WineInk: A Matter of Taste
Thinking about what’s in your glass
Perhaps the best way to learn what wines taste the best to your palate is to keep a journal of the wines you drink. And the best journal I have seen is the hardcover, pocket-sized “Wine Tasting Notebook” produced by Steve De Long. Each page allows you to enter a plethora of information, ranging from the name of the producer to where you drank the wine and your impressions. There is then a list of wine descriptors and all you need to do is circle the ones that describe your experiences best.
Fill in each page and not only will you know wine better, you’ll likely know your drinking preferences better as well. Find the Wine Tasting Notebook at www.delongwine.com.
In wine, nothing is more important than taste. Be you an occasional imbiber or a well-traveled oenophile, the only thing that really matters about a glass of wine is whether or not it tastes good to you.
But, as I was told by a master sommelier in early April at an educational confab on Italian wines, “There is a difference between tasting a wine and drinking a wine.” That is to say that the act of tasting a wine, of going though the process of taking notes and examining a wine’s various characteristics, is a markedly different experience and exercise than either throwing back a bottle of rosé on a spring eve or sipping a Bordeaux with a meal.
Tasting is more of an intellectual exercise that requires attention and focus with the intent of learning something about what is in the glass. If you are inclined to take the time to, in the rhetoric of the day, be a bit more “in the moment,” you can learn a lot about not just what is in your glass but the broader world of wine, as well. And it likely will enhance your wine experiences.
I recently rode a chairlift with a young artist who tried to explain to me how he looks at the world differently as a painter from how he did before he first picked up a brush. “See that stand of aspen?” he asked, while pointing to the adjacent trees just to our right. “I used to see the forest, now I examine the trees,” he explained. “I look at the color of the bark, the texture of the wood. I try and figure out if they are young or old trees. I look for flaws or markings on the trunks and examine the buds to see what stage of the yearly cycle they may be in. I look at the various veins and branches and think about how I might depict them in a painting. I just look more closely than most people do.”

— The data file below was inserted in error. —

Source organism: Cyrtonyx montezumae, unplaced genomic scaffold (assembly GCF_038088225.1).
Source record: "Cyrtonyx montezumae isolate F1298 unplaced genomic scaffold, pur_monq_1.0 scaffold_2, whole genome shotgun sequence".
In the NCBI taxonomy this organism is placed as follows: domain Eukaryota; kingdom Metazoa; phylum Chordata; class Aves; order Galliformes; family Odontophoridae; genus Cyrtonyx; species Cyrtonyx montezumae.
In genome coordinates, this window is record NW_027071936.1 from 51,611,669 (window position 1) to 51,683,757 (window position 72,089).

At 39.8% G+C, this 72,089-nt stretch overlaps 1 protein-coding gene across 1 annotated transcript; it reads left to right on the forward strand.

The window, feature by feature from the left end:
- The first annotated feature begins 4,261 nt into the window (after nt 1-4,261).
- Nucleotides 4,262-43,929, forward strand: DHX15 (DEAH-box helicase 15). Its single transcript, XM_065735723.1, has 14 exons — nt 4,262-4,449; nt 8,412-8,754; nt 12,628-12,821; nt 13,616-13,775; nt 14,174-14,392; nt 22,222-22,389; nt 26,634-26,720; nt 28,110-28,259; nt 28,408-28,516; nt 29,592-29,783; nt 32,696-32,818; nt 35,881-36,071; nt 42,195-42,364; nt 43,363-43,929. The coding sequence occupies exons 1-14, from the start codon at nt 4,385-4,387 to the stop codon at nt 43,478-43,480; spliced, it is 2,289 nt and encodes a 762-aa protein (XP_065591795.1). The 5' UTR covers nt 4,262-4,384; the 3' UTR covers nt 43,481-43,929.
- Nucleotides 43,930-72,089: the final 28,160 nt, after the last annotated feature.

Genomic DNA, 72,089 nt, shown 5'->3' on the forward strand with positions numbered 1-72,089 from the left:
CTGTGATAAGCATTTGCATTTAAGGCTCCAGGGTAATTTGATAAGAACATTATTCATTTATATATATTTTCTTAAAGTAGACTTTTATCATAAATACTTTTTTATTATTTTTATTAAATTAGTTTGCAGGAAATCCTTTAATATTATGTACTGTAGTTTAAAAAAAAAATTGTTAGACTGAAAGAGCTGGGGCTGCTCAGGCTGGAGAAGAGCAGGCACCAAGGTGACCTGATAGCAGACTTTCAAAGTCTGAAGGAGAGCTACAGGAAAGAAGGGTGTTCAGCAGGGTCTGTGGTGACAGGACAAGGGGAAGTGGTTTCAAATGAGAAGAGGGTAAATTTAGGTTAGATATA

As he spoke, my mind instantly went to the process of tasting a wine. How, by looking at the color, the clarity of the liquid in the glass, by identifying the aromas of the fruit when you inhale them and paying attention, the textures on your tongue can help you to tell a story about that wine. To paint a picture, if you will.
You may think that you have a limited knowledge or lack of information about wine, but you know more than you might think. If the wine in the glass is white and has bubbles, then I’ll bet you know it is a sparkling wine. That it may be a Champagne or a prosecco or some other global sparkler. If it is pink, then you likely know it is a rosé and you can guess that it is young, fresh and from someplace that has lots of sunshine like Provence. That initial deduction is simple and can help you understand just what you are drinking.
You don’t have to know what the méthode champenoise or saignée (winemaking techniques used to produce Champagne and rosé, respectively) is to begin to think about where that wine came from. You just have to trust in your instincts and the knowledge of the world that you already possess.
Conversely, if you have a glass of red wine you can eliminate virtually every white grape — chardonnay, sauvignon blanc, or riesling, for example — the moment you see the wine. Now you can begin the process of determining what the grape may be and where that red wine may have been born. Dark and inky? Maybe a cabernet sauvignon or a syrah. Can you see through it? Hold your thumb behind the liquid and look to see if you can see the finger. If so, it is likely a lighter wine. Maybe a pinot noir or a sangiovese. Maybe it came from Burgundy. Or Tuscany. Or Oregon.
Putting your nose in a glass can offer more clues. And taking a sip, swirling it in your mouth or inhaling air after you swallow will let you learn if the wine has tannins or how high the alcohol levels are. Does your mouth feel a bit grippy and dry? Those are tannins. Does your tongue burn? That’s the high alcohol.
It’s not hard to pay attention to your wine as you taste it. And if you do, you will not only become a more self-educated wine drinker, you are likely to enjoy your wine even more than you do now.
Try painting a picture every once in a while.
Kelly J. Hayes lives in the soon-to-be-designated appellation of Old Snowmass. He can be reached at email@example.com.
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